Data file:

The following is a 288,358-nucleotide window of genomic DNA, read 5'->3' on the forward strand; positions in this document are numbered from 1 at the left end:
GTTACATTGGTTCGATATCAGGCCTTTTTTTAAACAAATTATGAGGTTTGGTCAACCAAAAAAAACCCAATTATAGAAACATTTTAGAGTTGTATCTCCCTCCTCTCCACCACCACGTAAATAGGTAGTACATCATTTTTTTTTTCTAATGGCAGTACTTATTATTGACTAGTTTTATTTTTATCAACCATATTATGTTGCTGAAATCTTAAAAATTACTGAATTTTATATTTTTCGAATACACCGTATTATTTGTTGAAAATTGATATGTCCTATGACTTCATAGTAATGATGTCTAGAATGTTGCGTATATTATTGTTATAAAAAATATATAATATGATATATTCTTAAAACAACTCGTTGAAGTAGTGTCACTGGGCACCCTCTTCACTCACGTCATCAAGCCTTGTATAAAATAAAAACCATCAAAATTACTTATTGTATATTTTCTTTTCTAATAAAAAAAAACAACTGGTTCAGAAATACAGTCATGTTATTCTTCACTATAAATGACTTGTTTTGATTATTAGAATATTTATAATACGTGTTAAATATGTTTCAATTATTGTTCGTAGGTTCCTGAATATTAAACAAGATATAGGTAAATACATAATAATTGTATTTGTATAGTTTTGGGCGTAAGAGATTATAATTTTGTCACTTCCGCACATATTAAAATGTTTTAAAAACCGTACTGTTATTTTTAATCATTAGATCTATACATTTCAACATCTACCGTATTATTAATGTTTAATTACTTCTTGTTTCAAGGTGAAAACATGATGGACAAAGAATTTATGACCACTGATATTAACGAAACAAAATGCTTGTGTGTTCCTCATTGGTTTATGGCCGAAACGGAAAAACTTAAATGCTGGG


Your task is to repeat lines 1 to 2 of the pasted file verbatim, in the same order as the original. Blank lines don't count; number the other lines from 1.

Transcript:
The following is a 288,358-nucleotide window of genomic DNA, read 5'->3' on the forward strand; positions in this document are numbered from 1 at the left end:
GTTACATTGGTTCGATATCAGGCCTTTTTTTAAACAAATTATGAGGTTTGGTCAACCAAAAAAAACCCAATTATAGAAACATTTTAGAGTTGTATCTCCCTCCTCTCCACCACCACGTAAATAGGTAGTACATCATTTTTTTTTTCTAATGGCAGTACTTATTATTGACTAGTTTTATTTTTATCAACCATATTATGTTGCTGAAATCTTAAAAATTACTGAATTTTATATTTTTCGAATACACCGTATTATTTGTTGAAAATTGATATGTCCTATGACTTCATAGTAATGATGTCTAGAATGTTGCGTATATTATTGTTATAAAAAATATATAATATGATATATTCTTAAAACAACTCGTTGAAGTAGTGTCACTGGGCACCCTCTTCACTCACGTCATCAAGCCTTGTATAAAATAAAAACCATCAAAATTACTTATTGTATATTTTCTTTTCTAATAAAAAAAAACAACTGGTTCAGAAATACAGTCATGTTATTCTTCACTATAAATGACTTGTTTTGATTATTAGAATATTTATAATACGTGTTAAATATGTTTCAATTATTGTTCGTAGGTTCCTGAATATTAAACAAGATATAGGTAAATACATAATAATTGTATTTGTATAGTTTTGGGCGTAAGAGATTATAATTTTGTCACTTCCGCACATATTAAAATGTTTTAAAAACCGTACTGTTATTTTTAATCATTAGATCTATACATTTCAACATCTACCGTATTATTAATGTTTAATTACTTCTTGTTTCAAGGTGAAAACATGATGGACAAAGAATTTATGACCACTGATATTAACGAAACAAAATGCTTGTGTGTTCCTCATTGGTTTATGGCCGAAACGGAAAAACTTAAATGCTGGG